Sir Alex Ferguson has unveiled his managerial blueprint - whilst admitting the conditions that allowed him to be so successful at Manchester United are unlikely ever to be replicated.
5. Match the message to the moment
"No one likes to be criticised. Most respond to encouragement. For any human being - there is nothing better than hearing 'Well done'. Those are the two best words ever invented. At the same time you need to point out mistakes when players don't meet expectations. That is when reprimands are important. I would do it right after the game. I wouldn't wait until Monday, and then it was finished. My pre-game talks were about our expectations, the players' belief in themselves, and their trust in one another. In half-time talks, you have maybe eight minutes to deliver your message, so it is vital to use the time well. Everything is easier when you are winning. When you are losing, you have to make an impact. Fear has to come into it. But you can be too hard; if players are fearful all the time, they won't perform well. You play different roles at different times. Sometimes you have to be a doctor, or a teacher, or a father."
6. Prepare to win
"Winning is in my nature. There is no other option for me. Even if five of the most important players were injured, I expected to win. I am a risk taker and you can see that in how we played in the late stages of matches. If we were still down with 15 minutes to go, I was ready to take more risks. I was perfectly happy to lose 3-1 if it meant we'd given ourselves a good chance to draw or win. So in those last 15 minutes, we'd go for it. We'd put in an extra attacking player and worry less about defence. We knew that if we ended up winning 3-2, it would be a fantastic feeling. And if we lost 3-1, we'd been losing anyway. All my teams had perseverance - they never gave in. It's a fantastic characteristic to have."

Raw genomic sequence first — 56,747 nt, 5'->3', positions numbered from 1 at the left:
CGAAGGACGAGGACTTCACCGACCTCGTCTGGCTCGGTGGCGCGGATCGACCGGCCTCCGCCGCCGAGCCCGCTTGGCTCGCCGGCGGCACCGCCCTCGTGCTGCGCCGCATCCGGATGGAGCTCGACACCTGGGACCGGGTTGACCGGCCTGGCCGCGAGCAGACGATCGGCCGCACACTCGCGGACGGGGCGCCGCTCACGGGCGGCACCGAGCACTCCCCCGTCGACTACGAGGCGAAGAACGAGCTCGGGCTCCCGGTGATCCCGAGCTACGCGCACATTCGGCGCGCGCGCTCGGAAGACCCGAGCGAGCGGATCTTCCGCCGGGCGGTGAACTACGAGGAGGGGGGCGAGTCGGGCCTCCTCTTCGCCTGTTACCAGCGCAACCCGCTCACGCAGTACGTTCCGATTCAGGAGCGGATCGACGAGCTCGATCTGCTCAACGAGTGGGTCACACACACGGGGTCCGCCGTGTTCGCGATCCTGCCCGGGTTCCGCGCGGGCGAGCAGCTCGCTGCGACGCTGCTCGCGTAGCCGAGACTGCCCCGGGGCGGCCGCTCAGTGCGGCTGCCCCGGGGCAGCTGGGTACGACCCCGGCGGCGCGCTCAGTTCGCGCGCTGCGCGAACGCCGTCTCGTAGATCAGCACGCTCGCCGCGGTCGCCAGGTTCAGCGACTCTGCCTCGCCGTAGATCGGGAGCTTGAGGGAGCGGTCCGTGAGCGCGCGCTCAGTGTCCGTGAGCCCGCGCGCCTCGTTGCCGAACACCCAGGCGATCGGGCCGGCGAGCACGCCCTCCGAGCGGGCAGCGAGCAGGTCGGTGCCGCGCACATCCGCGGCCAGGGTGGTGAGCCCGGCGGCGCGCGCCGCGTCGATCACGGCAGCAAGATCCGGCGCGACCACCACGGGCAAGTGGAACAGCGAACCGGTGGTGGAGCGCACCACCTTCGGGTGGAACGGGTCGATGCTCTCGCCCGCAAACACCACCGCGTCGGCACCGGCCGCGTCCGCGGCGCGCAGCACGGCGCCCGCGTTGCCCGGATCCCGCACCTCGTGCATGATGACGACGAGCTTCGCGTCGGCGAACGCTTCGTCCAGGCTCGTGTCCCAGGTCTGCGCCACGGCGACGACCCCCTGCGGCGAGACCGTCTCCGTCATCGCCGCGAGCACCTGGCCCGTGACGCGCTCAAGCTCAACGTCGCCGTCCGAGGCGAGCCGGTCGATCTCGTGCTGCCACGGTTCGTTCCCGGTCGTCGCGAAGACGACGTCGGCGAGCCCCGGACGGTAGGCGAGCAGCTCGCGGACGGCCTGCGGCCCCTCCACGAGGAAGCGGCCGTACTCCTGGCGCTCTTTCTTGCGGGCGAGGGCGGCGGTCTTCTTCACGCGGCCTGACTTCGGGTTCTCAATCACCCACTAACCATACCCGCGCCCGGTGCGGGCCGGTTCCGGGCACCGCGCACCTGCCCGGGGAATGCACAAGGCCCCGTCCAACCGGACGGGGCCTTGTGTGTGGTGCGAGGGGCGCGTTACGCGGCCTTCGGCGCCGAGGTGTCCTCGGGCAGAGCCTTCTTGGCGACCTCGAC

7. Rely on the power of observation
"Observation is the final part of my management structure. One afternoon at Aberdeen I had a conversation with my assistant manager and another coach who pointed out I could benefit from not always having to lead the training. At first I said no but deep down I knew he was right. So I delegated training. It was the best thing I ever did. It didn't take away my control. My presence and ability to supervise were always there, and what you can pick up by watching is incredibly valuable. Seeing a change in a player's habits or a sudden dip in his enthusiasm allowed me to go further with him. Sometimes I could even tell that a player was injured when he thought he was fine."
8. Never stop adapting
"When I started, there were no agents, and although games were televised, the media did not elevate players to the level of film stars and constantly look for new stories about them. Stadiums have improved, pitches are in perfect condition now, and sports science has a strong influence on how we prepare for the season. Owners from Russia, the Middle East, and other regions have poured a lot of money into the game and are putting pressure on managers. And players have led more - sheltered - lives, so they are much more fragile than players were 25 years ago."